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Media Alerts - Application of the U.S. for an Order Pursuant to 18 U.S.C. § 2703(d) - Fourth Circuit
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March 4, 2013
  Application of the U.S. for an Order Pursuant to 18 U.S.C. § 2703(d) - Fourth Circuit
Headline: In WikiLeaks Investigation, Public Has No Right to See Government's Application for Twitter Communications

Areas of Law: Constitutional Law, Criminal Law

Issue Presented: Whether the First Amendment or common law, gives the public a right to access judicial records related to pre-grand jury court orders to disclose electronic communications.

Brief Summary: While investigating the release of documents to, the United States government obtained a § 2703(d) order requiring Twitter, Inc., to disclose communications of independent hacker Jacob Appelbaum and several others. Appelbaum moved to unseal judicial records related to the order and sought public docketing of any other § 2703(d) orders and related motions. Rejecting Appelbaum's claim, the Fourth Circuit held there is no First Amendment right to access such documents. In addition, the court determinedthat any common law right to access was outweighed by the government's interest in maintaining secrecy in its investigation. In a concurring opinion, Judge Wilson determined that any common law right to access judicial records was inapplicable to § 2703(d) orders and motions.

Significance: The Fourth Circuit held for the first time that 1) the First Amendment provides no public right to access § 2703(d) orders and derivative motions; 2) the common law does provide such a right but is subject to balancing of competing interests; and 3) § 2703(d) orders and derivative motions are judicial records. In reaching these holdings, the Fourth Circuit expressly adopted a definition of "judicial records."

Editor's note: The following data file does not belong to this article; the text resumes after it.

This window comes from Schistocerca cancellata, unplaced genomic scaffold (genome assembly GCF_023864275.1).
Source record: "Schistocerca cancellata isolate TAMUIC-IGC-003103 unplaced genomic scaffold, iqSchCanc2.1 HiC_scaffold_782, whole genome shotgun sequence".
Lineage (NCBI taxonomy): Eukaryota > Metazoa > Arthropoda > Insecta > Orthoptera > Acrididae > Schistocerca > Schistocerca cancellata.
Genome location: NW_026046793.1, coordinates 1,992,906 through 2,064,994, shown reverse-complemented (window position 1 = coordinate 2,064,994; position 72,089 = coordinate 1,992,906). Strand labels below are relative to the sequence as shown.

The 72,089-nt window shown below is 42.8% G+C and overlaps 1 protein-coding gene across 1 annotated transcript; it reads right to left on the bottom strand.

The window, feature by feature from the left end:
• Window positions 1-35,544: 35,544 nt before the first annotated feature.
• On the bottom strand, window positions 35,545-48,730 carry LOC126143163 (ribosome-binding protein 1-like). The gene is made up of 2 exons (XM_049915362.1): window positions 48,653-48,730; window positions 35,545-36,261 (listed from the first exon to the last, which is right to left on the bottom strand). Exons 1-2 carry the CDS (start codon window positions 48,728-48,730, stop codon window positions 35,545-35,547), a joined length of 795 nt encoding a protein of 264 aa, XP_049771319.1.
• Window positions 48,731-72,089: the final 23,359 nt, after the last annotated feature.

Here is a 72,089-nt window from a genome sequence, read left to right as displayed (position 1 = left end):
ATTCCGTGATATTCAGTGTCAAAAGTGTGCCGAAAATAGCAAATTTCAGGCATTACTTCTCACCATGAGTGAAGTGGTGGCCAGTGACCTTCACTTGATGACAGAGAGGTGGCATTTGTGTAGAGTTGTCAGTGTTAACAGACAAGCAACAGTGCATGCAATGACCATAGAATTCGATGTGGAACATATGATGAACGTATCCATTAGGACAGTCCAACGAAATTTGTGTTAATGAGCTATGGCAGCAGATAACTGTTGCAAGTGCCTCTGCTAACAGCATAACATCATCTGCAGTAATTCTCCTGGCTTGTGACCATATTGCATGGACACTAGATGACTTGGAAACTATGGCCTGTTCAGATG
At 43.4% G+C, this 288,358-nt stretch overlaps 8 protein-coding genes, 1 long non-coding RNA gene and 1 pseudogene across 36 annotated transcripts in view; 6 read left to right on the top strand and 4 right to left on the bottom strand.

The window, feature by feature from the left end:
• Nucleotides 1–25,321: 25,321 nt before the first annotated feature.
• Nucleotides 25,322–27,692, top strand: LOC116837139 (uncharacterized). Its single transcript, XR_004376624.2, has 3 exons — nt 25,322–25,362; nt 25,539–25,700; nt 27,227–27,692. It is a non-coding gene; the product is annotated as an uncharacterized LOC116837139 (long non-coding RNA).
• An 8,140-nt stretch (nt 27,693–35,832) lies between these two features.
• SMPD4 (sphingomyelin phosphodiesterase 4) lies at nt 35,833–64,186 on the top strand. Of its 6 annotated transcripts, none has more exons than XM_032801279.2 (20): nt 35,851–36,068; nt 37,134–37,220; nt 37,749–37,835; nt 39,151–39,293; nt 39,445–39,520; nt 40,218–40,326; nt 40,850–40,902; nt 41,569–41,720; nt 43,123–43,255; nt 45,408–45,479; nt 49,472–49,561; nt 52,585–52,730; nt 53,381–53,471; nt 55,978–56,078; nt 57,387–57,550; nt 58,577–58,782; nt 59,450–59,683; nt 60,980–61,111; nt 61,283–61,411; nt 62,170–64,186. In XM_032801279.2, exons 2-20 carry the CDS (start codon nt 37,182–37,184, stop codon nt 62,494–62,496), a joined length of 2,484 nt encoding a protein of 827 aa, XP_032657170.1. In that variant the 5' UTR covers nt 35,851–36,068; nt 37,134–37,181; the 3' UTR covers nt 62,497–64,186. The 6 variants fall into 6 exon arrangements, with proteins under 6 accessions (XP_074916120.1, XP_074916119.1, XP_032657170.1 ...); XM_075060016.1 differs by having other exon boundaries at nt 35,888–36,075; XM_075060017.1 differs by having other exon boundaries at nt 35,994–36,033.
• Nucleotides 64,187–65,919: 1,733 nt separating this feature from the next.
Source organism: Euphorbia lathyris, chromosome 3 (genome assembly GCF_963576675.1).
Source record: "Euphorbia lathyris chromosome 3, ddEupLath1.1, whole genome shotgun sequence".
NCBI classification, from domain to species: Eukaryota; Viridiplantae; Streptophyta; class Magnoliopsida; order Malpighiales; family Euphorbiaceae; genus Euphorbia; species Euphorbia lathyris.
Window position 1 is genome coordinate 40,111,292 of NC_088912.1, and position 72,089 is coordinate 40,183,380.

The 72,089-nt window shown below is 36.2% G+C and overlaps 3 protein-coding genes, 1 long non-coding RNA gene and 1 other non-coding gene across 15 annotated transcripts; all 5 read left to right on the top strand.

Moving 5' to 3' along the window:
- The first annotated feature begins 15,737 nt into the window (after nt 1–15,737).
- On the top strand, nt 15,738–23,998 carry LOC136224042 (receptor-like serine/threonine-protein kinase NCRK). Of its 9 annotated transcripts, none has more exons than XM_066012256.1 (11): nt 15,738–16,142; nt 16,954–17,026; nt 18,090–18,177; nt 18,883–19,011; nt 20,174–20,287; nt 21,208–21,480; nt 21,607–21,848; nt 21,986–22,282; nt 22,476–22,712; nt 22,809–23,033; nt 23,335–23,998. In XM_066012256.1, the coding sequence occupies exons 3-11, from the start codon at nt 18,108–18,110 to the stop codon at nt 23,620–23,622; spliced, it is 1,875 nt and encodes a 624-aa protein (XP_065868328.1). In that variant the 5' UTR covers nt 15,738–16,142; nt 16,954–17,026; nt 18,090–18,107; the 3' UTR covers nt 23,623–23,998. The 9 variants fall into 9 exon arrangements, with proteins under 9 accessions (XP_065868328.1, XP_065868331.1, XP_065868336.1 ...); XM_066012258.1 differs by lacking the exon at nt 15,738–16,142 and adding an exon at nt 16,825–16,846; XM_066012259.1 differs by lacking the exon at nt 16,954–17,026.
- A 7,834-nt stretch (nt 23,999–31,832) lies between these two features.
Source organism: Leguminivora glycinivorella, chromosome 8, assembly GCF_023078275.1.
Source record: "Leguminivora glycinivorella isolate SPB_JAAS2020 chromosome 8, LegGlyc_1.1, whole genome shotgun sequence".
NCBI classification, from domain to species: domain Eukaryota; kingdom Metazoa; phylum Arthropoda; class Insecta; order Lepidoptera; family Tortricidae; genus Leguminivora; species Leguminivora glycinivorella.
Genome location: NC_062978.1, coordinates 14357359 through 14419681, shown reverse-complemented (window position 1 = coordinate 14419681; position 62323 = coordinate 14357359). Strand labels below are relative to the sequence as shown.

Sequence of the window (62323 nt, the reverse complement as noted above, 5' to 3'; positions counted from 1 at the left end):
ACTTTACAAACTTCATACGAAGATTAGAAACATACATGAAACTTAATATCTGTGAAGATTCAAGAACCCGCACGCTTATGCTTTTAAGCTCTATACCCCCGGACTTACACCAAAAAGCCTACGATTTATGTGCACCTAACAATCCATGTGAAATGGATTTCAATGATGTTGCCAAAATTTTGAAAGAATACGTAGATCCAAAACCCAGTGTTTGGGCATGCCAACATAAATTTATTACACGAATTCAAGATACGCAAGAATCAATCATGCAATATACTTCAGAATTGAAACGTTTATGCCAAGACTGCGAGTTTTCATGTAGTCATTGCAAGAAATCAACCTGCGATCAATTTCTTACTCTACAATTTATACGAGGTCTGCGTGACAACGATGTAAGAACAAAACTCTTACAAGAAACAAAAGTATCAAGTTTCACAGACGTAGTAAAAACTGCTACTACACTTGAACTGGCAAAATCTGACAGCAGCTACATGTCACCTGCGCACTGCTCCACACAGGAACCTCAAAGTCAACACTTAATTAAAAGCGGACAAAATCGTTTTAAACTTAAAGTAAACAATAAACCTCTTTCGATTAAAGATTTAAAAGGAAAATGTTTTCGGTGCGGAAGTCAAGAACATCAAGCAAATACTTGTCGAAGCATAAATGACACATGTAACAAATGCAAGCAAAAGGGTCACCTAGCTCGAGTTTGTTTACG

Extended Summary: Investigating the 2010 release of classified documents to the online organization WikiLeaks, the United States Government successfully applied to the District Court for the Eastern District of Virginia for an order pursuant to 18 U.S.C. § 2703(d). The order required Twitter, Inc., to disclose communications of WikiLeaks founder Julian Assange and others including, Jacob Appelbaum, Rop Gonggrijp, Birgitta Jonsdottir, and the alleged source of the leak, US Army Private Bradley Manning. Following the unsealing of the order in January, 2012, neither Assange, nor Manning challenged the order but the other "subscribers," including Appelbaum, Gonggrijp, and Jonsdottir, filed several motions. The subscribers moved the court to vacate the order to Twitter, unseal all documents relating to that order, and unseal and publicly docket any other § 2703(d) orders pertaining to them. The magistrate judge granted only the motion to unseal pleadings filed in litigation of the Twitter order. He denied the motions to vacate the order and to unseal other § 2703(d) orders and the application for the Twitter order. He also denied the motion to publicly docket other § 2703(d) orders in the investigation. The District Court upheld the magistrate judge's rulings.

The Fourth Circuit, treating the subscribers' appeal as a petition for mandamus, held the subscribers would need to show they had a clear and indisputable right to relief and that there were no other adequate means to attaining relief. After disposing of a preliminary question regarding the correct standard, the court turned to the question of whether § 2703(d) orders and the related motions are judicial records. On commonsense reasoning, the court held that § 2703(d) orders themselves were judicial records. Addressing the derivative motions, the court adopted a new definition of judicial records. Citing Rushford v. New Yorker Magazine and In re Policy Management Systems Corp., the court defined "judicial records" as documents that play a role in the adjudicative process, or adjudicate substantive rights. Applying this definition, the court found the derivative motions in question were judicial records.